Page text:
Sunday, November 19, 2006

I have a cunning plan...

The BBC reports that an Iraqi government minister has now been kidnapped from his home. Clearly, whether the British and the American stay in Iraq or not, the violence is showing no signs of abating.

Elsewhere (video footage), in Buenos Aires, Argentina, thousands of the city's inhabitants stage a pillow fight.

It seems to me that Porteños have the right idea about this: If you want to take your aggression out on someone, do it in a way that's harmless and fun. Maybe we should be urging the Iraqis to stage fights in which bed linen is the only permitted weapon, in mosques if necessary.

That may sound flippant, but there is a serious point. In the early 1900's Argentina was one of the richest countries in the world - with a per capita income comparable to that of France and Germany at the time. The arrival of immigrants to the then sparsely-inhabited country (simultaneously the eighth-largest in the world by area) contributed to its economic boom.

But then it all went wrong. Dictatorship after dictatorship following one economic disaster after another. Sounds a little like Iraq (or what Iraq could have been).

But there is a crucial difference: Since the return of democracy in 1983, and despite (a) a 22-year long amnesty against the perpetrators of the last dictatorship, and (b) an economic crash in the early 2000's, Argentina has been a peaceful country.

Now, I'm not one of those people who is going to tell you that it's because Arabs or Muslims are violent and can't get on well with others (strange source for that accusation, there). I'm also not one of those who is going to tell you that it's all our - the West's - or worse, Israel's fault. After all, it isn't so very long ago that it seemed that violence in Ulster would never end. But there is cause for hope. Many people were worried that after the introduction of multi-party democracy in South Africa, the ANC's commanding lead in the polls would lead to the kind of dictatorship now imposed by the one-time destroyer of white-minority rule in Rhodesia (now Zimbabwe); a few were even worried that SA's spiralling crime rate would destroy the ability of Pretoria to administer law and order.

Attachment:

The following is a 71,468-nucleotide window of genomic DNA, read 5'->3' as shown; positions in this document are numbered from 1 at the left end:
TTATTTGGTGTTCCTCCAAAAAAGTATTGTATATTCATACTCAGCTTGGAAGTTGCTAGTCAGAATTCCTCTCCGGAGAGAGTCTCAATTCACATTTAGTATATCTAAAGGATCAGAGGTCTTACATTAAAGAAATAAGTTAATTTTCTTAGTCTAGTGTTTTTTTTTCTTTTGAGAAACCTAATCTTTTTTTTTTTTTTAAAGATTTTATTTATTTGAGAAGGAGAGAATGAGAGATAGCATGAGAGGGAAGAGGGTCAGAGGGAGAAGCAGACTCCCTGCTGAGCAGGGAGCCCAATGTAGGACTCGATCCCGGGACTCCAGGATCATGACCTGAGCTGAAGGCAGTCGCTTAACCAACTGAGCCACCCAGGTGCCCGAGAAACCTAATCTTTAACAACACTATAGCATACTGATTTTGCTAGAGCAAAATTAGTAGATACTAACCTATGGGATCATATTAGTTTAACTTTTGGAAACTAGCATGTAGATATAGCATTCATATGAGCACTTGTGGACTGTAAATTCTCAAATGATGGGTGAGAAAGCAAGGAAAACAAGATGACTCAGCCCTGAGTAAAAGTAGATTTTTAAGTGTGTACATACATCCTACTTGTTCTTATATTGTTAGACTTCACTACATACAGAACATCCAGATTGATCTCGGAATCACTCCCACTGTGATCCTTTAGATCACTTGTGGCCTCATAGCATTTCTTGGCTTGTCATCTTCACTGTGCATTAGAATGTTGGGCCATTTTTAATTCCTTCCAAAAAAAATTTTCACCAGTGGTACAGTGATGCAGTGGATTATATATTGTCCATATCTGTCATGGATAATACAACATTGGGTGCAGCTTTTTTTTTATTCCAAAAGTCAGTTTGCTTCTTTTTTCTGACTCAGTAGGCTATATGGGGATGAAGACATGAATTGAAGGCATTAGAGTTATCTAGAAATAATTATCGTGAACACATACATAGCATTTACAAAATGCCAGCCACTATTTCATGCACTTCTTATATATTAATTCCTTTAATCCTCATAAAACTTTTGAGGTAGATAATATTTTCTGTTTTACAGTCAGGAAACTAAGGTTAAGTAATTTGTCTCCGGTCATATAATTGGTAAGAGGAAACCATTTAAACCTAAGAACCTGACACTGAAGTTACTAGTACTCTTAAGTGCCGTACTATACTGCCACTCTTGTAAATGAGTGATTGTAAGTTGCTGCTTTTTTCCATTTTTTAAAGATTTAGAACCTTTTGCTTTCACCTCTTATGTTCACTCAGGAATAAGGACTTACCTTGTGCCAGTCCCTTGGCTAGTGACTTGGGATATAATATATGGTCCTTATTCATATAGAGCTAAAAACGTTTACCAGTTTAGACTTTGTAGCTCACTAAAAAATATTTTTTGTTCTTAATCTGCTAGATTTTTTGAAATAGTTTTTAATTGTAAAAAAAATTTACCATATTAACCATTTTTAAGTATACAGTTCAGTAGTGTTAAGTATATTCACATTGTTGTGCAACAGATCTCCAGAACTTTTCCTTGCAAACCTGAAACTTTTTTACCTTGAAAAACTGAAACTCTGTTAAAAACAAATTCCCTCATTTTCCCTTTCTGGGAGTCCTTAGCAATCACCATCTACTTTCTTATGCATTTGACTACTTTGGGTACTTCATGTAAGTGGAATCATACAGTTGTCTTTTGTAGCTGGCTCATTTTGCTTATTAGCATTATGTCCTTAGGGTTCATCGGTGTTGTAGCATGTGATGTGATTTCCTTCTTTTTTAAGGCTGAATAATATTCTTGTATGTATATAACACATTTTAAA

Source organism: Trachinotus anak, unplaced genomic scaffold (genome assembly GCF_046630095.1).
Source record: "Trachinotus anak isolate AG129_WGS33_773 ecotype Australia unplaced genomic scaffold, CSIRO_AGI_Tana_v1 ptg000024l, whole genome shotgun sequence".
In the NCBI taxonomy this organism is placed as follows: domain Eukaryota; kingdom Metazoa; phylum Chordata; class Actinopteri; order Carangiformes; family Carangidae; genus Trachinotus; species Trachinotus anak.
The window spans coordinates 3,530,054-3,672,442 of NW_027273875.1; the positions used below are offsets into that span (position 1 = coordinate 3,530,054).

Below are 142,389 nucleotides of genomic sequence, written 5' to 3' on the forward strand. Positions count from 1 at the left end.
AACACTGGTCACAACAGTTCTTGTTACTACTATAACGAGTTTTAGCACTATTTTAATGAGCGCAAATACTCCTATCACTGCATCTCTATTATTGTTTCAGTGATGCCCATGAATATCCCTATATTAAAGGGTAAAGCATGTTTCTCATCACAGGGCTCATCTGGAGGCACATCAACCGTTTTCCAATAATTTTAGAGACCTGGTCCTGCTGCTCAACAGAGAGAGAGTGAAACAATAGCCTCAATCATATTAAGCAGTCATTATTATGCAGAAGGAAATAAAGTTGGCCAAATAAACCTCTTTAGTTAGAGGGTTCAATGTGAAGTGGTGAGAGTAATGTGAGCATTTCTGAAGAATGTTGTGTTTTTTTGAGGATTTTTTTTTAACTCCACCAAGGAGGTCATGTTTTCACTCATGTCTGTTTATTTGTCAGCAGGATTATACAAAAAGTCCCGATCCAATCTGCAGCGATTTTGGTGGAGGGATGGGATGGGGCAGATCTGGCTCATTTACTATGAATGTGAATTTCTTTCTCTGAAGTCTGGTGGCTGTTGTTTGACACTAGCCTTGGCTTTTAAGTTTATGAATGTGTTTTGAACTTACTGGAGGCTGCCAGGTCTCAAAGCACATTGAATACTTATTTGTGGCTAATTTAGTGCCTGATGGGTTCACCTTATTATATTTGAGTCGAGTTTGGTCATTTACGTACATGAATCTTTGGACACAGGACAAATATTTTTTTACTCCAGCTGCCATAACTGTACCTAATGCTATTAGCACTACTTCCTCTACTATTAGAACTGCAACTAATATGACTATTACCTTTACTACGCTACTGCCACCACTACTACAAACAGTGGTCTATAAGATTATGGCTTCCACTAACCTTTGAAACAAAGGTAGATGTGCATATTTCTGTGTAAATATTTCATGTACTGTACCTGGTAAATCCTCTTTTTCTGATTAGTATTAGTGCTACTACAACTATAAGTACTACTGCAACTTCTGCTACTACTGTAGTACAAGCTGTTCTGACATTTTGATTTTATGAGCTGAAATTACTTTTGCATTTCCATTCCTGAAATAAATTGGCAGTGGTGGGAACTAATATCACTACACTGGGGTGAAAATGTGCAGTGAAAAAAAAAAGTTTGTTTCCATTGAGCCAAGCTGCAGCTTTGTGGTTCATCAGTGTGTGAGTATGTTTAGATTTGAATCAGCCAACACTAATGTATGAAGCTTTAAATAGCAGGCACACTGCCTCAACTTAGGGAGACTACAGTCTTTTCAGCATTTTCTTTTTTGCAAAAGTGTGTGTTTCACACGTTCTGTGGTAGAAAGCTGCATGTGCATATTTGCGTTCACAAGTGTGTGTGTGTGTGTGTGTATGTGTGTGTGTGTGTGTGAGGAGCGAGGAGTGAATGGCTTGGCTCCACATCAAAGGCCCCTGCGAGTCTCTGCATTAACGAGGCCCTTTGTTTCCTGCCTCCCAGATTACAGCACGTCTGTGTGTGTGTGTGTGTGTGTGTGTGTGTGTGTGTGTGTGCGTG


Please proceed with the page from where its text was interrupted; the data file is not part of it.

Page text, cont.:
And let's not forget that Christian (not to mention Jewish) history has not been entirely blameless. In the Middle Ages, some of the conquerors of the New World threatened the native inhabitants of the continent with death if they refused to convert to Christianity - and made their threats in their (the conquerors') native language. How stupid is that? In the good ol' US of A, so-called "pro-lifers" threaten and commit violence against those who have abortions or those who aid them. Finally, in one episode all the more disgusting for its rarity, during the contested kingship of John Hyrcanus, the Idumeans were forcibly converted to Judaism and assimilated into the general Jewish population.

There's a lot of mud to sling on all sides. Maybe it's time to concentrate on what we have in common more than on what separates us. Blair and Bush's belated initiative to involve Syria and Iran in the future of their Iraqi co-religionists might just be the best chance we've seen to do that in ages.

But don't expect the jihadists - who, like all criminals, spoil it for the law-abiding majority - to turn their swords into pillows any time soon.

No comments: